(CL) "We're being seen, Canadian soldiers are being seen, as aiding and abetting an illegal occupation of their country, and as well the "reconstruction teams." And, they will be targeted."

(JL) "That's right. And that's why, of course, we didn't support the extension of 'The Mission.' And what we say... I don't believe we should walk away, and wash our hands and say, "Whatever happens in Afghanistan, if horrific things begin to take place, that we're not even gonna suggest that the sides get together. I think Canada should play that creative, important diplomatic role that we've often played in situations where there's conflict."

O.K., so we should stay and go?

What is "one" to make of this shite?

As the planet careens towards global fascism, thousands violently erased daily, here amid the shrimp cocktail and wine I and the party faithful are expected to swallow this limp acquiescence to a perceived Real Politik, merrily congratulating ourselves for token opposition?

Bull Shit!

Remember, please the brutal bombing and invasion of Afghanistan was "justified" by the United Nations on the precept of Article 51, which provides for military action taken in self-defence. The U.S.A. argued the 9/11 attacks emanated from caves by Osama bin Laden, he sheltered by the Taliban government of Afghanistan. For this pauper's gruel thin logic thus the B-52s flew. Never mind due process.

Thousands in that benighted country are dead, maimed, and destroyed on this precept, an assumption so lame, in the view of the vaunted Federal Bureau of Investigation, a direct charge against M. bin Laden has yet to be filed.

But, never mind the facts, bombs away!

There is a true "crisis of democracy" unfolding before us in 2006. In Canada, "America," Britain, Australia, and elsewheres, it seems a consensus has been arrived at where the quaint notion of a system of governance for, and by, the people can't work. It is, that consensus informs, to be replaced by a State/corporate marriage; a union that permits no place for pity, or empathy. It is a vision best encapsulated in the corporate ethos of maximum economic profit manifest in Mussolini's Italy in that awful century past, with shocking results.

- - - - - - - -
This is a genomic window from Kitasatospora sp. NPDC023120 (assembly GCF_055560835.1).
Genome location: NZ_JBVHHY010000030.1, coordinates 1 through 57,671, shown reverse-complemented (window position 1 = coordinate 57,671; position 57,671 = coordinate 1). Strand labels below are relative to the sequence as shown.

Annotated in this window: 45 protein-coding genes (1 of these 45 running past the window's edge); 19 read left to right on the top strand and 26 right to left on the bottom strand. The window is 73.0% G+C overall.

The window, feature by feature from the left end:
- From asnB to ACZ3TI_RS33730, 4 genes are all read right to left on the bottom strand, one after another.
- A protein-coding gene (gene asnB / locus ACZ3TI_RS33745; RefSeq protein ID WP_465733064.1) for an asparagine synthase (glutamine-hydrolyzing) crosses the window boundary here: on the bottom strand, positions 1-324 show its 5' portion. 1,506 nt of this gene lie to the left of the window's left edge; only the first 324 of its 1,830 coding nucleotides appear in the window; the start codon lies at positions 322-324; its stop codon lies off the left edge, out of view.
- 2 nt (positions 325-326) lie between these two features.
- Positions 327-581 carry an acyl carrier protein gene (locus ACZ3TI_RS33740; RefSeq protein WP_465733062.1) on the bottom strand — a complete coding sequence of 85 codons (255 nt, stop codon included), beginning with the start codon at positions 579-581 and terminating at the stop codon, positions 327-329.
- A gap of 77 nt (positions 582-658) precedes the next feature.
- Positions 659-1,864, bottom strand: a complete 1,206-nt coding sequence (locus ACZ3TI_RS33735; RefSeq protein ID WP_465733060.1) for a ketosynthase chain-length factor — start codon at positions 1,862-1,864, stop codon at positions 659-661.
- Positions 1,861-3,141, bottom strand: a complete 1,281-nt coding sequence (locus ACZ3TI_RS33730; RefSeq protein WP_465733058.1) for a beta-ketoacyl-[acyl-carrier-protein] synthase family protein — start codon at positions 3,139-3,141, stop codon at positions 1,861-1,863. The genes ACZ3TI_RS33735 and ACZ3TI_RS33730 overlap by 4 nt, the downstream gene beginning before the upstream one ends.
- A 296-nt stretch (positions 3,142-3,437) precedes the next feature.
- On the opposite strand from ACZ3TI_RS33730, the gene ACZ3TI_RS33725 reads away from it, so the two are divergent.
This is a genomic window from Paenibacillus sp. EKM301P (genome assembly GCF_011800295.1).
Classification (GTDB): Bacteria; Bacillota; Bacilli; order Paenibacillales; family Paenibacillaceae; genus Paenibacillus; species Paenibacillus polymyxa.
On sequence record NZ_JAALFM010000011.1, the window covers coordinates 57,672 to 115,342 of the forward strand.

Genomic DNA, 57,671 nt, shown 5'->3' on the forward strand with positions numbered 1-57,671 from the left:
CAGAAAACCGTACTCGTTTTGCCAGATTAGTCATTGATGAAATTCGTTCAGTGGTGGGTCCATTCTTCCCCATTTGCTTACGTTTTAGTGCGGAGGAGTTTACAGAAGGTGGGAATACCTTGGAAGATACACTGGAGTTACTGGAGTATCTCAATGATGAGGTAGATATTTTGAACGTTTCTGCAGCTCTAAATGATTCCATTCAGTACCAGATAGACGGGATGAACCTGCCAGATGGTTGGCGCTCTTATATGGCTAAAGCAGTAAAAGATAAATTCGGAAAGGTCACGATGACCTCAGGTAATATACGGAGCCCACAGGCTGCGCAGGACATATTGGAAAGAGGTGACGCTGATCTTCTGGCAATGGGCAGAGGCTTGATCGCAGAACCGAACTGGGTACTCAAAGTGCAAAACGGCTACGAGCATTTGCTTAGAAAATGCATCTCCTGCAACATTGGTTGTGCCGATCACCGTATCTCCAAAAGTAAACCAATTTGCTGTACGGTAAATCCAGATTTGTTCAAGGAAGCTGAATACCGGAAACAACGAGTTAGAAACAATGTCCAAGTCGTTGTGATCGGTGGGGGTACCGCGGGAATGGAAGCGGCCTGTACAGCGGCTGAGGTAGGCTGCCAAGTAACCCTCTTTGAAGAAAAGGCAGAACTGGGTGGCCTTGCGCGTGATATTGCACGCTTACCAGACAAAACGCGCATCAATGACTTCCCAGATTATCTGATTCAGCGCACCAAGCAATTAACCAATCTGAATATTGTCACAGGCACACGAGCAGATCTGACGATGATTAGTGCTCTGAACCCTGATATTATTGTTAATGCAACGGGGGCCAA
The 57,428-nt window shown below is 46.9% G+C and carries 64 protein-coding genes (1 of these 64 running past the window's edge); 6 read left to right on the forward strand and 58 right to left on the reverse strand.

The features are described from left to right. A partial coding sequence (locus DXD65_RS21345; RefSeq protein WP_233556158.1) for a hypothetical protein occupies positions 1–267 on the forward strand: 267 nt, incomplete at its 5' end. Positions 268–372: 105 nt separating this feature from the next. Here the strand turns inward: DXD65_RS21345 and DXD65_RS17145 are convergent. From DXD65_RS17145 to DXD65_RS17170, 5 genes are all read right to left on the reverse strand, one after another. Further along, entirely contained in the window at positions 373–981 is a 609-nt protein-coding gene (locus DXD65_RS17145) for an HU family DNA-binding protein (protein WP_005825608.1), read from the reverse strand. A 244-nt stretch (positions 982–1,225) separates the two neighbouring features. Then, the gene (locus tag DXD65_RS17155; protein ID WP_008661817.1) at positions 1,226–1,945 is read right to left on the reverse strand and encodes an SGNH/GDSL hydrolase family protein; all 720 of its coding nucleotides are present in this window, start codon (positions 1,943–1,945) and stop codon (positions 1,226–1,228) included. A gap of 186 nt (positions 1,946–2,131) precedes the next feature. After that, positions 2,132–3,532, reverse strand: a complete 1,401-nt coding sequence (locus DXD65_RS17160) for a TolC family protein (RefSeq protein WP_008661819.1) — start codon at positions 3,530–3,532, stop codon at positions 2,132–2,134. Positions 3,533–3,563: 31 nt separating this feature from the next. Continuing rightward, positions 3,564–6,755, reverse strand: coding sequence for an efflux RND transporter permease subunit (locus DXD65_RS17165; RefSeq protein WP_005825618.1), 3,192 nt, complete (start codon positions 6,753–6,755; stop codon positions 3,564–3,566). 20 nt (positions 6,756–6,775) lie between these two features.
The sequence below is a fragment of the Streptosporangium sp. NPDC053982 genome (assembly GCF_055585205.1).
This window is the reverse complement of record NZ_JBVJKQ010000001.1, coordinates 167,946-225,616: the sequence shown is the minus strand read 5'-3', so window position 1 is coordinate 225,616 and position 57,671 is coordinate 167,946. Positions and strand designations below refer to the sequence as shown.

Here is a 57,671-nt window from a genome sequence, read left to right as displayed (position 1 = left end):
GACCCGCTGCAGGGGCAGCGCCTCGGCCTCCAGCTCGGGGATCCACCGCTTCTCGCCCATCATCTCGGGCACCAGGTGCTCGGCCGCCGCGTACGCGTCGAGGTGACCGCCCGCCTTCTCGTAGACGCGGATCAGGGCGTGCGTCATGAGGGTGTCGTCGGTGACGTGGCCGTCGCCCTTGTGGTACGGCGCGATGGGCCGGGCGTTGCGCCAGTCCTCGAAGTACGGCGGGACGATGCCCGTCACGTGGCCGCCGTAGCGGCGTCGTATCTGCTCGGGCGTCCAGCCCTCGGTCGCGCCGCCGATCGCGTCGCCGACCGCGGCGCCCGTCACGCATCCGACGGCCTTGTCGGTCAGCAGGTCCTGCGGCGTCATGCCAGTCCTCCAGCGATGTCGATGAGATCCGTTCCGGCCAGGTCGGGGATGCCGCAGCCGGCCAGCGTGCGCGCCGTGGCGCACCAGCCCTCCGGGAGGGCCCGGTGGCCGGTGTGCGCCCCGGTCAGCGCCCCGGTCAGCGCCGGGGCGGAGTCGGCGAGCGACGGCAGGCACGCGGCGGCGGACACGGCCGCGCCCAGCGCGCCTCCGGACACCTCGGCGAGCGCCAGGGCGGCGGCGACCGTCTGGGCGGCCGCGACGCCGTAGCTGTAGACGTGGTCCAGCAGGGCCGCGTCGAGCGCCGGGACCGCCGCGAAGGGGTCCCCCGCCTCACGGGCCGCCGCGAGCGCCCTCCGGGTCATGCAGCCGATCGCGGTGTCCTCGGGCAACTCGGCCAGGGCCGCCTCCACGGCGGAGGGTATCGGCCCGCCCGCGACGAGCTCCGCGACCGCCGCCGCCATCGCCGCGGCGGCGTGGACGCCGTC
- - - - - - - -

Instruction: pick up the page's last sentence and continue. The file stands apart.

And, the best today's leader of the "peace party" can do is parse paragraphs,
paraphrasing his lamentable confrere Democrats south.

Stephen Harper says the reason Canadian soldiers are in Afghanistan today is entirely due to the "about 30 Canadians" perished during the fateful 9/11 attacks. Nearly five years, and nearly five billion Canadian dollars spent since, nothing of substance has been achieved to help the bombed and irradiated people of Afghanistan. But none in the House have mounted a serious challenge to this idiotic policy.

In fact, the opposite is the case.

Had I the misfortune to interview Stephen Harper, or the Liberal party's titular leader, Bill Graham, I would expect nothing more than the B.S., so familiar on every "American" media outlet, blathering about "pottery shop rules," to whit:

"Well, we may have made a mistake, but now we've broken it, we're stuck with it."

But, coming from what I, and many Canadians have, viewed as the guardians of Canadian values, the NDP, it cuts to the bone. If they, the good and decent folks, can't find it in themselves to stand against the mass butchery of women, children, and men, killed solely for the corporate pursuit of profit, what is left?

Sitting on a sunny patio, beneath benevolent skies in my green and pleasant British Columbia, the horrors of our [sic] government's policies abroad are difficult to fathom. Perhaps it's better to just eat the goddamned shrimp cocktail, have a drink, and comfort one's self that, as long as we utter the right words, we're O.K.

Let us all just surrender to this War of Terror, and sanction barbarity in the name of preserving our privilege.

But I can't do it, Jack.

If Jack Layton and his New Democrats are the best we can get out of this system, now is the time to look farther a-field for those willing to defend the identity we Canadians have become accustomed, and wiling to put up a fight for what's left.

Chris Cook